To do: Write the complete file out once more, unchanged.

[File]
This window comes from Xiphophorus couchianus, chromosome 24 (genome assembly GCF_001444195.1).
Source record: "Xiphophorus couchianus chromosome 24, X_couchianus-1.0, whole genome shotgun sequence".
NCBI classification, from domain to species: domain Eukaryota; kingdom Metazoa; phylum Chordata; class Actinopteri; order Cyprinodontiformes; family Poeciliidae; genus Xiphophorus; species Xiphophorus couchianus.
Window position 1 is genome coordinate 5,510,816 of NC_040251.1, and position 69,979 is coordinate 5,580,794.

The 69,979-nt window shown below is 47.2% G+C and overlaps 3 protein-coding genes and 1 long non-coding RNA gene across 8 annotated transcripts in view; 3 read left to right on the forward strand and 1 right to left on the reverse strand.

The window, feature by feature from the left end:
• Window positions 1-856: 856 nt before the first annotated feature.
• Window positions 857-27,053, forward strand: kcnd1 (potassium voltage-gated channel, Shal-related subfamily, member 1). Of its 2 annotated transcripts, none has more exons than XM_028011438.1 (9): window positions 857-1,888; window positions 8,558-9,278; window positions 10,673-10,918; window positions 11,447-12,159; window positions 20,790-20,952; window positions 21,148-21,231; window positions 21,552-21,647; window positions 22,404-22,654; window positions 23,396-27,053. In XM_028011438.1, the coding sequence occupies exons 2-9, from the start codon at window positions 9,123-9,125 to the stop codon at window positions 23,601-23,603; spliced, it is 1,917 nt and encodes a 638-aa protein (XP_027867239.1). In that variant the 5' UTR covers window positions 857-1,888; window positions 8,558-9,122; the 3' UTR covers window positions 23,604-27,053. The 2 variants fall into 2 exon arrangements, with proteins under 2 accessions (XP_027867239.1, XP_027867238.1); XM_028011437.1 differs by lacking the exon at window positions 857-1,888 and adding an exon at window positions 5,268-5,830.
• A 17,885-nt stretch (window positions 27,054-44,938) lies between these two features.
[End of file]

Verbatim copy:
This window comes from Xiphophorus couchianus, chromosome 24 (genome assembly GCF_001444195.1).
Source record: "Xiphophorus couchianus chromosome 24, X_couchianus-1.0, whole genome shotgun sequence".
NCBI classification, from domain to species: domain Eukaryota; kingdom Metazoa; phylum Chordata; class Actinopteri; order Cyprinodontiformes; family Poeciliidae; genus Xiphophorus; species Xiphophorus couchianus.
Window position 1 is genome coordinate 5,510,816 of NC_040251.1, and position 69,979 is coordinate 5,580,794.

The 69,979-nt window shown below is 47.2% G+C and overlaps 3 protein-coding genes and 1 long non-coding RNA gene across 8 annotated transcripts in view; 3 read left to right on the forward strand and 1 right to left on the reverse strand.

The window, feature by feature from the left end:
• Window positions 1-856: 856 nt before the first annotated feature.
• Window positions 857-27,053, forward strand: kcnd1 (potassium voltage-gated channel, Shal-related subfamily, member 1). Of its 2 annotated transcripts, none has more exons than XM_028011438.1 (9): window positions 857-1,888; window positions 8,558-9,278; window positions 10,673-10,918; window positions 11,447-12,159; window positions 20,790-20,952; window positions 21,148-21,231; window positions 21,552-21,647; window positions 22,404-22,654; window positions 23,396-27,053. In XM_028011438.1, the coding sequence occupies exons 2-9, from the start codon at window positions 9,123-9,125 to the stop codon at window positions 23,601-23,603; spliced, it is 1,917 nt and encodes a 638-aa protein (XP_027867239.1). In that variant the 5' UTR covers window positions 857-1,888; window positions 8,558-9,122; the 3' UTR covers window positions 23,604-27,053. The 2 variants fall into 2 exon arrangements, with proteins under 2 accessions (XP_027867239.1, XP_027867238.1); XM_028011437.1 differs by lacking the exon at window positions 857-1,888 and adding an exon at window positions 5,268-5,830.
• A 17,885-nt stretch (window positions 27,054-44,938) lies between these two features.